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- Marguerite Verne - 2/71 -
heavy a hold upon her, and slightly pressing a kiss upon Marguerite's cheek, she takes leave without saying another word. As the latter listens to the rustle of the silken train through the spacious hall and stairway, she heaves a deep sigh, and once more seats herself beside her desk. On the pages of the little book she pens thoughts worthy of such a soul, and worthy of the memorable eve--worthy of the dying moments of the year which had been her friend, her comforter and her hope. She could look back without many regrets. The hours had not been misspent, and she could say: "Old Year, I used you well. Now that you are nearly gone I will not regret, but try, with God's help, to welcome in your child."
Marguerite sat thus while the clock struck twelve, when she buried her face in her hands and remained in thoughtful silence--a feeling too reverential for words, as something too sacred for intruding upon.
And now the New Year had been welcomed in. The moon, in all her majesty, witnessed the solemn pageant; and unseen choristers wafted the tidings from pole to pole.
"Another year," murmured Marguerite, as she gently raised the casement and looked out upon the beauty of the scene. Queen Square, studded with tributes to the Loyalists, was peaceful as the grave. Beyond was the calm, blue water of the harbor; while here and there a white sail upon its bosom added to the effect. Peace reigns over the city, and the lights have at last disappeared from the Verne mansion. Let us take the liberty to mention a few facts that may be necessary ere we proceed further.
The Vernes belonged to a genteel and respectable family. They did not lay claim to an aristocratic ancestry, but for generations could reckon on a spirit of proud independence and honest worth. Mr. Verne was a man of honor and sound principles in every sense of the word; and he always tried to inculcate those principles in the minds of his children. If he daily saw in his first-born traits of character which he openly condemned and censured, there stood in bold relief upon his heart the pure, high and noble character of his delicate Marguerite. Nor was he to be disappointed in the younger scions of the family. Fred. Verne was a noble, manly boy of fifteen, and gave promise of being a good and upright citizen; while the precocious Charlie, despite the daily amount of spoiling received in the domestic circle, was a clever little fellow, as ready with an answer as he was ready for his daily supply of chocolate caramels.
Mr. Verne had married when very young, and was still in the prime of manhood. He was not handsome; but an intelligent, open countenance was the most pleasing attraction in his face. One could look upon him the second time without a feeling of dislike or even indifference.
But there is another important personage of whom we must make mention--the mistress of the Verne mansion. She is, to say it in as few words as possible, an out-and-out woman of the world--one who never says or does anything without considering what will be the world's opinion of her, and one who never says or does anything unless there be some selfish motive at the bottom of it; one who lives only for the gratification of her own selfish ends, so far as her friends and family are concerned, and whose chief delight is show, display and social greatness.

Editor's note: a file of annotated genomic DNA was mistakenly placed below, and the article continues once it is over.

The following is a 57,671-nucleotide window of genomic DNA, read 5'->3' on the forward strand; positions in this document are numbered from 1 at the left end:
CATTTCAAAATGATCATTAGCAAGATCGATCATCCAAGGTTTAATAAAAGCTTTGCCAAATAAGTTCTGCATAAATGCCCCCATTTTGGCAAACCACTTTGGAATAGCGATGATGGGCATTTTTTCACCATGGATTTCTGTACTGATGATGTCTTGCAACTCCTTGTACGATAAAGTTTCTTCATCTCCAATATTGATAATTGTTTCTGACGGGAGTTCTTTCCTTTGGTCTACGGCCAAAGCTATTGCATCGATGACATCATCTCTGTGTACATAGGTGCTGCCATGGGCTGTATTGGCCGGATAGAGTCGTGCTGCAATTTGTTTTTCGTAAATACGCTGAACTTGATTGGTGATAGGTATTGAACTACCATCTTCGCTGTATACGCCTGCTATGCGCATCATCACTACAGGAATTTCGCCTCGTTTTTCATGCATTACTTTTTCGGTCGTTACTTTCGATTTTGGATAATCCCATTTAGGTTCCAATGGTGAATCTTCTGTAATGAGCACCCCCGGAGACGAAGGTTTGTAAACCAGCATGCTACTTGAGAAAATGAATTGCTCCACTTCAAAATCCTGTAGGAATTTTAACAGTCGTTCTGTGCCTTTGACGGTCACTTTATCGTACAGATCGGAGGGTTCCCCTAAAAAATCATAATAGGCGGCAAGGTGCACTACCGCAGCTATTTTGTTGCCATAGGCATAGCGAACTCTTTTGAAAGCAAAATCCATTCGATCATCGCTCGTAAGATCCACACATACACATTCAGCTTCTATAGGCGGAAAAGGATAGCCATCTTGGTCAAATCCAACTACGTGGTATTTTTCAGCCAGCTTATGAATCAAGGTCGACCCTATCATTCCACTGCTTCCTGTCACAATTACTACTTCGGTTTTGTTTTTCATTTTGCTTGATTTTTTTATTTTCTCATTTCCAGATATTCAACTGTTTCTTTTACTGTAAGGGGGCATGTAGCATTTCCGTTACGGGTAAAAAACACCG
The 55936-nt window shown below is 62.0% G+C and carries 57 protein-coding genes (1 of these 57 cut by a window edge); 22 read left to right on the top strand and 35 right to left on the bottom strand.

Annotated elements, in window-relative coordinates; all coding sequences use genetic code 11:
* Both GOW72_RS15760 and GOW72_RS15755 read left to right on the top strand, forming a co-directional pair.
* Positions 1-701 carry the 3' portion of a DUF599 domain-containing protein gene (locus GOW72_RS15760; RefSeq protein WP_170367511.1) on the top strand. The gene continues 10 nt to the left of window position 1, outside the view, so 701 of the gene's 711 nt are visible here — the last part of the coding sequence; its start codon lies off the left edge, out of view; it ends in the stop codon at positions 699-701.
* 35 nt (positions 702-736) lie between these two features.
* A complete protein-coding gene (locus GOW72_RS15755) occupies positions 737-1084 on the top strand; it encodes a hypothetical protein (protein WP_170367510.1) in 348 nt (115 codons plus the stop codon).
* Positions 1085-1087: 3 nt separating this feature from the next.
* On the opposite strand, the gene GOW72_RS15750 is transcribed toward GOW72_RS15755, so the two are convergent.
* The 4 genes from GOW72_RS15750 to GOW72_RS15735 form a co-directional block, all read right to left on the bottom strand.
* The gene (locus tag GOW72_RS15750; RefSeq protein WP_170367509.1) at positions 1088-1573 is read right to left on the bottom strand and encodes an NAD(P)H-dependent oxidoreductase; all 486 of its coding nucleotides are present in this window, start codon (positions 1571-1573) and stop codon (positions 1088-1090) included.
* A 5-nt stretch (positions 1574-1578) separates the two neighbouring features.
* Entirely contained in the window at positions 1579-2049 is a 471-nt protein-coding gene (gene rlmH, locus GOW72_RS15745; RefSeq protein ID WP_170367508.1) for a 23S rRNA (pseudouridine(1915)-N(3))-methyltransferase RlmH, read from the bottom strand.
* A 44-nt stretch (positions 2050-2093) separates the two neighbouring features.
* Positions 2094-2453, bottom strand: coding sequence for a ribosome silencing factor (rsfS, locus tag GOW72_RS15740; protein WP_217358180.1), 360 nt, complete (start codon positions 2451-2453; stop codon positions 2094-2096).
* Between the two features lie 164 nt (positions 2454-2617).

It may be said that when Mr. Verne married his child-wife, who had been petted and spoiled by her elders, he made much allowance for her daily short-comings, and fondly hoped that he might bend the impulsive nature to his will; but when he saw the great mistake he had made, he calmly bowed his head in submission to the decrees of fate, and labored more diligently to set a good example before his children. When vainly remonstrating with his wife, upon the increasing gaiety into which she plunged so wildly, he always found encouragement from the sympathetic Marguerite; and when retired from the noise and din of the drawing-room, his favorite amusement was a game of chess, with the latter for partner. It was then that Marguerite's deep violet eyes would sparkle and her face glow with enthusiasm, as she followed her father through the mazes of the game, and her clear silvery laughter had more charm than the ravishing strains of the most brilliant fantasia.
Surrounded by the _elite_ of the city of St. John, Evelyn Verne was courted by the rich, the gay and the distinguished. It was the sole end of Mrs. Verne's existence that her daughters should make grand matches. For this purpose she entered upon a career which we intend to pursue through all its straight and crooked paths, hoping in the sequel to impart the sad but profitable lesson!
Sunnybank, the stately residence of the Vernes, is indeed an imposing structure. Its towering form and massive appearance mark it as one of the noblest piles in St. John. Its costly windows, reflecting all the colors of the rainbow; its solid brick walls, stone pillars and grand entrance, bespeak it the home of wealth and affluence. Even the solid brick pavement leading from the main gateway to the terrace marks the substantial tone of the edifice, and impresses one with the stability of its owner. And the statuary, seen from the highway, denotes the taste displayed in the vestibule, with its floor of tesselated pavement, echoing to the tread of footsteps as the corridors of some grand old cathedral.